Earlier this week, I fished for a day as the guest of Greg Kelly and Michael Pollack. Greg and I have become permit buddies over the last few months, and after talking about the life cycle of a crab through long text message exchanges and over dinner it was high time to get out and fish together. I was grateful for the invite, and I was especially glad for the opportunity to fish with Michael Pollack, whom I had not fished with for many years.
We started on a long edge far away from Key West, and as the tide crept higher we stayed in position for what we thought would be some incoming tails. The water stayed lower than we wanted for longer than we expected, though despite the less than perfect conditions we were in the game and having a great time. It’s one thing to have a good time when the fishing is great; it’s quite another to have a fantastic time when the fish just aren’t playing ball. We did.
Our only shot of the morning came from a fish that suddenly appeared next to the boat as we drifted between high spots. We got the fly where it needed to be in short order, but this seemingly motionless permit barely nodded at it as it fell and spooked off the boat when it realized what was going on.
We bumped through the day, looking in areas that we had every reason to expect would hold fish, and found none. Mike gave a fantastic effort in the face of a tough-lipped crowd, and when the day ended we left for home with the confidence that accompanies a solid effort if not the results we’d hoped for.
The following day, I went out for a day with John O’Hearn and Drew Delashmit. Our goals were, primarily, to have a fun time on the water and also to do some scouting for some permit and/or barracuda. The weather was far from perfect for barracuda: since we haven’t yet had a cold front to lower the water temperature, what barracuda we’ve found recently have been at best disinterested. We started by finding a spot that had tons of potential but only a few fish to show us. I poled as Drew fished, and in short order we were able to put together a few close shots in the fading clouds. Our efforts were rewarded with only a few follows from half-interested fish, and we moved to new ground after the bank we were fishing faded out into some deeper water.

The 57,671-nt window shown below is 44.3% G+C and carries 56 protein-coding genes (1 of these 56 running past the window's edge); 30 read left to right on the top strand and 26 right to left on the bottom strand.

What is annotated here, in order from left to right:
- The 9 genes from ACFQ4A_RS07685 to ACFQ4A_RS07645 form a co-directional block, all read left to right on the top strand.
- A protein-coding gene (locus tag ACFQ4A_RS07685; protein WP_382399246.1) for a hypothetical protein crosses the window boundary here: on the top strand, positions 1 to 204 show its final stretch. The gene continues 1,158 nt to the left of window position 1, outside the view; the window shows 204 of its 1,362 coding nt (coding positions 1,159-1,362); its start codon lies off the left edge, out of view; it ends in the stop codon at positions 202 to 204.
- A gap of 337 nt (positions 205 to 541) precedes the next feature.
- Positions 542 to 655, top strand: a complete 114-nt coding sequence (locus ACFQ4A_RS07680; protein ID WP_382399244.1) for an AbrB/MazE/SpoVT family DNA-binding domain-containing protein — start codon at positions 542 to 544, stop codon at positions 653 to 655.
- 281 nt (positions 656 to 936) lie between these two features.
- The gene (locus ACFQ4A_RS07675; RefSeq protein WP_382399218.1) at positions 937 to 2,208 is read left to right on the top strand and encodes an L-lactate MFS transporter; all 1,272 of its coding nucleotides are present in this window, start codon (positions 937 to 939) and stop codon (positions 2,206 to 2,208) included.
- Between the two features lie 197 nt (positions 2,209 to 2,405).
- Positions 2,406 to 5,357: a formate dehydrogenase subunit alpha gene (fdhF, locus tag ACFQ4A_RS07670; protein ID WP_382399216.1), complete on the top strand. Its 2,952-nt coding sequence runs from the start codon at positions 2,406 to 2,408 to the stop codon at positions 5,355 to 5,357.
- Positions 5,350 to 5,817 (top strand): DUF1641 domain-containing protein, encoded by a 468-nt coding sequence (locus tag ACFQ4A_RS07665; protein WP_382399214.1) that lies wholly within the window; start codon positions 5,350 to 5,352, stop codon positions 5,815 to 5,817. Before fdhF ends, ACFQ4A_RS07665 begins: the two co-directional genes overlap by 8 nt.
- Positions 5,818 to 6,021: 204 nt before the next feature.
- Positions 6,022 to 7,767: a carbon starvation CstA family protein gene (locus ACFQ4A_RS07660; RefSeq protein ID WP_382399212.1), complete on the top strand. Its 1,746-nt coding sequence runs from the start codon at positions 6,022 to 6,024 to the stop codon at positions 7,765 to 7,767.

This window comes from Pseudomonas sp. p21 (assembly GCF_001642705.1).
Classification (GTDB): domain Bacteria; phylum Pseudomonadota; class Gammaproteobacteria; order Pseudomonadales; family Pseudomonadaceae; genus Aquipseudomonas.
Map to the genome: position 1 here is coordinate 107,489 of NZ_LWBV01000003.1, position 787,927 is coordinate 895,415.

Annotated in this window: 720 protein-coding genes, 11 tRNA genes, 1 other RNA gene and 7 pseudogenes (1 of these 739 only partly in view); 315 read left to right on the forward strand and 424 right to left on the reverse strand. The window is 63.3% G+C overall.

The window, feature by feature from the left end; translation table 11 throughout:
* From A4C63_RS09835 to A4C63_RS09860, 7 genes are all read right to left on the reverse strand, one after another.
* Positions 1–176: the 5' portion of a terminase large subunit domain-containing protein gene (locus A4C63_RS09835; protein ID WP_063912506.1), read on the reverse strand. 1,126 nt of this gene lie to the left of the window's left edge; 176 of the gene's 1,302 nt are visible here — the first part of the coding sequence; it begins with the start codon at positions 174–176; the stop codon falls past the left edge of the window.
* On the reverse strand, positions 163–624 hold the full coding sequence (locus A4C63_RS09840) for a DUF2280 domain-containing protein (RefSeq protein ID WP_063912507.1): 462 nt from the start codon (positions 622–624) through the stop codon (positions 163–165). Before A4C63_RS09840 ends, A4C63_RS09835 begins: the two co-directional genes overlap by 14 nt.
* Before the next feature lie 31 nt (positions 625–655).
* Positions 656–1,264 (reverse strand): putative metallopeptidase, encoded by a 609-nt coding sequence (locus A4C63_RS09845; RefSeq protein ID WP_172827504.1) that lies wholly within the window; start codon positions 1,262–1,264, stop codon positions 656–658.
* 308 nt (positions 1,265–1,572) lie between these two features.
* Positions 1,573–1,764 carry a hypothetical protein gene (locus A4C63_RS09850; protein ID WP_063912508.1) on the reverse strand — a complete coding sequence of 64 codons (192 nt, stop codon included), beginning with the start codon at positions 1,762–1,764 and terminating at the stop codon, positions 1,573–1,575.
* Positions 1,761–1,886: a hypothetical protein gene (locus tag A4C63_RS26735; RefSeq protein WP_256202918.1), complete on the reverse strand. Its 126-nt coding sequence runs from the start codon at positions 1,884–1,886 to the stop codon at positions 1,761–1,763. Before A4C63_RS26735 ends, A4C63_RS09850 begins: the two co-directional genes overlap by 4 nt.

As we slowed down at our next spot we saw quickly that there was some nervous water nearby, and it soon became apparent that these were nervous permit. Drew had a shot at them as they passed him, and the fly landed where it needed to but was not welcomed by the already nervy fish. We stayed in the area for a while, hoping for another opportunity, but this was to be our only permit encounter of the day. Soon, we made another move and this time made the switch to barracuda fishing. We found a number of small barracuda, and Drew had a few shots. I hooked a nice fish that fell off the hook after a short run, then Drew had another opportunity at a large fish sitting in a white sand hole. This fish tracked the fly hard for about 20 feet before shying off on a missed strip, and with that we changed anglers again. We poled through the spot again without another shot, and left after it became clear that the fish had done the same.
At our next spot John caught a medium-sized barracuda on a blind cast, and then I was up as we approached a large white spot. In the sand were many barracuda, and I threw two casts into them before a small fish took it away from the large fish in pursuit. We caught this fish easily, and when Drew stepped up on the bow the fish were still there and provided some great shots. Drew threw at them for a while, then I tried a different strip and caught another one. John got up and we had no more shots, and we left this white spot soon thereafter for a final stop on the way home.
At our final spot we actually found a number of large laid up tarpon, which we threw at until the light got tough and we headed for the dock.
All in all, it was a great day of fun fishing with Drew and John and I was grateful for the invite.
Next week with Steve, once again in pursuit of the six.
More to come.